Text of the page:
Enter your Email address:
Wolters Kluwer Health may email you for journal alerts and information, but is committed
to maintaining your privacy and will not share your personal information without
Shaffer, S.; Harrison, A.; Brown, K.; Brennan, K.
Rehabilitation Science Doctoral Program, University of Kentucky, Lexington, KY, Physical Therapy, University of Kentucky, Lexington, KY.
Purpose/Hypothesis: Semmes‐Weinstein monofilament (SWM) testing is commonly used to identify the loss of protective sensation. Debate continues as to the most efficient, accurate, and reliable protocol for sensory screening. Therefore, the purpose of this study was to assess the reliability and validity of SWM testing in older adults in a health fair setting. Number of Subjects: Twenty‐three (17 females and 6 males) community dwelling elders, ranging in age from 50‐89 years volunteered and completed sensory testing. Materials/Methods: Semmes‐Weinstein testing was conducted with a 5.07/10g monofilament. The monofilament was applied to dorsum of the big toe and held for approximately one second. Subjects eyes were closed and they verbally responded if they perceived the monofilament. Testing was completed four times on each foot for a total of 8 trials. Inability to perceive the monofilament on 5 or more trials was defined as a positive test for sensory impairment. The Biothesiometer, a reliable and valid instrument for quantitative vibration perception threshold (QVPT) testing, acted as the reference standard. The instrument rested on the pulp of the great toe and the intensity was increased until the subject perceived the vibration. This was repeated three times on each foot. A value exceeding 25 volts served as the criterion for the loss of protective sensation. The protocol was repeated by a second examiner who was blinded to the prior test results. Data analysis included descriptive statistics, intraclass correlation coefficients (ICC), standard error of measurement (SEM), kappa statistic, and Spearman rank correlation coefficients. Contingency tables (2X2) were used to calculate sensitivity and specificity for SWM testing. Results: Monofilament (kappa=.74; rs= .89‐.93) and QVPT (ICC=.77‐.94; SEM=3.4‐6.0 V; kappa= .74) testing demonstrated good to excellent interrater reliability. A significant relationship (rs .49, p<.05) also existed between SWM and QVPT scores. Sensitivity, specificity, positive and negative predictive values were 36%, 92%, 80%, and 61% respectively. Conclusions: Semmes‐Weinstein and QVPT testing were reliable measures in this sample of older community dwelling adults. Monofilament testing demonstrated a high degree of specificity, but lacked adequate sensitivity as a sole screening procedure. Finally, the modest correlation between QVPT and monofilament testing suggests that these tests are predominately examining different domains of sensation. Clinical Relevance: Findings imply that the described SWM testing protocol was a reliable and specific instrument for identifying older adults with a loss of protective sensation. This study supports previous research that suggests clinicians should consider a combination of examination items when screening older adults for sensory impairment.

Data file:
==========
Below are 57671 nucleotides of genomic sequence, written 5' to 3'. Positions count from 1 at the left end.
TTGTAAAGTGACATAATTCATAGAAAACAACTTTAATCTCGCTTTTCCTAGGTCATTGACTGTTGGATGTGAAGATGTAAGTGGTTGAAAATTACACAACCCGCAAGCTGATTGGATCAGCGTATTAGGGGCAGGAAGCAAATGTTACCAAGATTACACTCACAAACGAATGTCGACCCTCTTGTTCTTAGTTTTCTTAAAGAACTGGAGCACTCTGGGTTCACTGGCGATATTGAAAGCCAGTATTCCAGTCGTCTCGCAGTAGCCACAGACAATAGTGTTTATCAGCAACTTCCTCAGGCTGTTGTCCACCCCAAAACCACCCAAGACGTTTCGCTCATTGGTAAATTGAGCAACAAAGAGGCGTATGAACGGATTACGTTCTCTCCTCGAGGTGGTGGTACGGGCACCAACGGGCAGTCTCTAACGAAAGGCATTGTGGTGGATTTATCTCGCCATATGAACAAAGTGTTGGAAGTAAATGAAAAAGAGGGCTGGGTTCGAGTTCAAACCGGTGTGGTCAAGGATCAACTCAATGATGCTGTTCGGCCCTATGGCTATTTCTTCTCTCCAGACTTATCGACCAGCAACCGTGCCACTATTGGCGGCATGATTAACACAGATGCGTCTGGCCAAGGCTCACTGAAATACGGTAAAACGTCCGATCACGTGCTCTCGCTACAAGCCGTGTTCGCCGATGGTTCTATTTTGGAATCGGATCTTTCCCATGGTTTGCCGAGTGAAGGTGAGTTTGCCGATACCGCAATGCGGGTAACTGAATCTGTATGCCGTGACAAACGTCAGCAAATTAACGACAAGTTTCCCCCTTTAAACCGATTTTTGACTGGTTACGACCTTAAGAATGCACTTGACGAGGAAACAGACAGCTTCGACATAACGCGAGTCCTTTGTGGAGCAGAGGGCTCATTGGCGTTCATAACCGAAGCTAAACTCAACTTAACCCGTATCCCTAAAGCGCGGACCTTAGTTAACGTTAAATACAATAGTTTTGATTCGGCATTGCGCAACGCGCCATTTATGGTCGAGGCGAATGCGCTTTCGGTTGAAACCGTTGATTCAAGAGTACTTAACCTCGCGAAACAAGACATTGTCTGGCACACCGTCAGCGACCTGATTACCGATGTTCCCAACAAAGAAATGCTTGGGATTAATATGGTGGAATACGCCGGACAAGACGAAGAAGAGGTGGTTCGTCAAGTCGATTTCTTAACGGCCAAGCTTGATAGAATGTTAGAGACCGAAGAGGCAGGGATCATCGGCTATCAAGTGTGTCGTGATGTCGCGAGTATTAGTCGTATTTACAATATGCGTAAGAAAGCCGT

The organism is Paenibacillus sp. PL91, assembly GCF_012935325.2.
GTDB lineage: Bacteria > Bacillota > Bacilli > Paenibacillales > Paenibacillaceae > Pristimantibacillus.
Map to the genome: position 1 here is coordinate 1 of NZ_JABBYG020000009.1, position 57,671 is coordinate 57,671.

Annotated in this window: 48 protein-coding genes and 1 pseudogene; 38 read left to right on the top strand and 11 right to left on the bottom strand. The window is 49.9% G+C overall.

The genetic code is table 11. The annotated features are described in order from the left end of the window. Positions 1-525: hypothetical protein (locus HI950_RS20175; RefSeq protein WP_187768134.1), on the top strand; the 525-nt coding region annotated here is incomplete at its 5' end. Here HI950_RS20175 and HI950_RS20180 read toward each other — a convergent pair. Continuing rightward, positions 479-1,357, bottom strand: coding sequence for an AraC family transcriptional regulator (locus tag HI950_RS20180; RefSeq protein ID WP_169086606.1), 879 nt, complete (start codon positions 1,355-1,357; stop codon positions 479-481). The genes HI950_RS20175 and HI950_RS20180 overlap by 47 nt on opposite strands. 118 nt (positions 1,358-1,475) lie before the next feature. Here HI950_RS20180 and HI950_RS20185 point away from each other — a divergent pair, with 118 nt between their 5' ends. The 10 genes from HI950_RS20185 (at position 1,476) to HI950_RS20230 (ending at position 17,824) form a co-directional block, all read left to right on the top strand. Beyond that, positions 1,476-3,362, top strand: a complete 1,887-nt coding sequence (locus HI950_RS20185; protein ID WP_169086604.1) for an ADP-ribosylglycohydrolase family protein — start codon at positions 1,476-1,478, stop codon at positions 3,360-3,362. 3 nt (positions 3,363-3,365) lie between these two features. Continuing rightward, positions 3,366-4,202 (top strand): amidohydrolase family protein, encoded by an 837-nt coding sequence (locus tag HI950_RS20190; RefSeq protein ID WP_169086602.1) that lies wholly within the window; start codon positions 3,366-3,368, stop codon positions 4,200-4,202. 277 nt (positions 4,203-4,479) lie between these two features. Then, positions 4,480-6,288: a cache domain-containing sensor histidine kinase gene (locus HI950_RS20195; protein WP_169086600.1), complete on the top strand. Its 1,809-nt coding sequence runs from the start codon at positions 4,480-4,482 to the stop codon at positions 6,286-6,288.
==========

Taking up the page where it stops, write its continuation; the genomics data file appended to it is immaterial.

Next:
Copyright © 2005 the Section on Geriatrics of the American Physical Therapy Association
Colleague's E-mail is Invalid
Your Name: (optional)
Separate multiple e-mails with a (;).
Thought you might appreciate this item(s) I saw at Journal of Geriatric Physical Therapy.
Send a copy to your email
Your message has been successfully sent to your colleague.
Some error has occurred while processing your request. Please try after some time.
An Existing Folder
A New Folder
The item(s) has been successfully added to "".
Login with your LWW Journals username and password.
Username or Email:
Enter and submit the email address you registered with. An email with instructions to reset your password will be sent to that address.
Link to reset your password has been sent to specified email address.
What does "Remember me" mean?
By checking this box, you'll stay logged in until you logout. You'll get easier access to your articles, collections,
media, and all your other content, even if you close your browser or shut down your
To protect your most sensitive data and activities (like changing your password),
we'll ask you to re-enter your password when you access these services.
What if I'm on a computer that I share with others?
If you're using a public computer or you share this computer with others, we recommend
that you uncheck the "Remember me" box.
Save my selection
Article Level Metrics